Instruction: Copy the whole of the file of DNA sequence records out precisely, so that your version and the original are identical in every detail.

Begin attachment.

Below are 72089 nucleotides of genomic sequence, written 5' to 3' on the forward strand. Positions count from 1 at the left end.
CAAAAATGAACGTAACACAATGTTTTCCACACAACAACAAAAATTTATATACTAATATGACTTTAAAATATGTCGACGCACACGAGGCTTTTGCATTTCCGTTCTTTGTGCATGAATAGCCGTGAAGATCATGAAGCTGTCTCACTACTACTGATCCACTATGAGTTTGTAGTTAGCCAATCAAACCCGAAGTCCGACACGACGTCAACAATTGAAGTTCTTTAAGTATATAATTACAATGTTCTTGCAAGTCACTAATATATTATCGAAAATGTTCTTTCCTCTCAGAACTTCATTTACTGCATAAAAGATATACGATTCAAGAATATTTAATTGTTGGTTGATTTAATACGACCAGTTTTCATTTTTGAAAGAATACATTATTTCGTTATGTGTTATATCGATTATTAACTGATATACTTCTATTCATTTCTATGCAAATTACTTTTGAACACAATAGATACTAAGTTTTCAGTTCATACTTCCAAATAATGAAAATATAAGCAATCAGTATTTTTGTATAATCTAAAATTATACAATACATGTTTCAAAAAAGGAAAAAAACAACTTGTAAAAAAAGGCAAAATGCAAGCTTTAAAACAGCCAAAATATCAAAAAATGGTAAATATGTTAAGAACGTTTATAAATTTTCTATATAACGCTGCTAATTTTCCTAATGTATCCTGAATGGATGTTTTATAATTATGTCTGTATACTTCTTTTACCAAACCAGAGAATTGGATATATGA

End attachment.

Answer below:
Below are 72089 nucleotides of genomic sequence, written 5' to 3' on the forward strand. Positions count from 1 at the left end.
CAAAAATGAACGTAACACAATGTTTTCCACACAACAACAAAAATTTATATACTAATATGACTTTAAAATATGTCGACGCACACGAGGCTTTTGCATTTCCGTTCTTTGTGCATGAATAGCCGTGAAGATCATGAAGCTGTCTCACTACTACTGATCCACTATGAGTTTGTAGTTAGCCAATCAAACCCGAAGTCCGACACGACGTCAACAATTGAAGTTCTTTAAGTATATAATTACAATGTTCTTGCAAGTCACTAATATATTATCGAAAATGTTCTTTCCTCTCAGAACTTCATTTACTGCATAAAAGATATACGATTCAAGAATATTTAATTGTTGGTTGATTTAATACGACCAGTTTTCATTTTTGAAAGAATACATTATTTCGTTATGTGTTATATCGATTATTAACTGATATACTTCTATTCATTTCTATGCAAATTACTTTTGAACACAATAGATACTAAGTTTTCAGTTCATACTTCCAAATAATGAAAATATAAGCAATCAGTATTTTTGTATAATCTAAAATTATACAATACATGTTTCAAAAAAGGAAAAAAACAACTTGTAAAAAAAGGCAAAATGCAAGCTTTAAAACAGCCAAAATATCAAAAAATGGTAAATATGTTAAGAACGTTTATAAATTTTCTATATAACGCTGCTAATTTTCCTAATGTATCCTGAATGGATGTTTTATAATTATGTCTGTATACTTCTTTTACCAAACCAGAGAATTGGATATATGA